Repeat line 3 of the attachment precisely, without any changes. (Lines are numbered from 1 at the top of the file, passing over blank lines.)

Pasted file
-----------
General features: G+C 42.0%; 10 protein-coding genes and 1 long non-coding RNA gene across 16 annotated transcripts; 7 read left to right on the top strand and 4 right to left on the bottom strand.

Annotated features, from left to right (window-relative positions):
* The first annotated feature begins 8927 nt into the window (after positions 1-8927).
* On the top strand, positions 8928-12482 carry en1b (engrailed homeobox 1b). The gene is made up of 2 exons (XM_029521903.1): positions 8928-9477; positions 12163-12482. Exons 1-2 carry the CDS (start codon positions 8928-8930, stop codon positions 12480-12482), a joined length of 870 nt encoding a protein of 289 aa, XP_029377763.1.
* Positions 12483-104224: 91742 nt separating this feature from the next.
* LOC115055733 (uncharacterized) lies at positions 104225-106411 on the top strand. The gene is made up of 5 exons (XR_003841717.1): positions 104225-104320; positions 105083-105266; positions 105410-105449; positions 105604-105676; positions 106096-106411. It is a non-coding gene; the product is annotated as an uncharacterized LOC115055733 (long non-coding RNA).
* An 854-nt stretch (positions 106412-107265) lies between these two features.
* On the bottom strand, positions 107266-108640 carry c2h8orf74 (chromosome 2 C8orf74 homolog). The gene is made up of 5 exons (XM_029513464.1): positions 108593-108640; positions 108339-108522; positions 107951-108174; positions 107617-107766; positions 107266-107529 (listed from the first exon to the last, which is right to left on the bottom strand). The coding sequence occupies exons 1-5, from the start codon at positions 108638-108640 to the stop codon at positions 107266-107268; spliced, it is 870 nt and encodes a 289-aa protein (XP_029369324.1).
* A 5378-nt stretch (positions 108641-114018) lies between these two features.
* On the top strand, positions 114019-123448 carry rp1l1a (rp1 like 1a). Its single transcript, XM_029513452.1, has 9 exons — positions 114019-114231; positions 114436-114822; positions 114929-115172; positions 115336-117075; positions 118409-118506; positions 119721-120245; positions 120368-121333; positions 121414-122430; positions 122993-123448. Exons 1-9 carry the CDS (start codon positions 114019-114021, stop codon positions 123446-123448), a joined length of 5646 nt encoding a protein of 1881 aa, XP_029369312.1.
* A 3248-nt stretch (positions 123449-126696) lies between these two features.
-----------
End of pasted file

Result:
* The first annotated feature begins 8927 nt into the window (after positions 1-8927).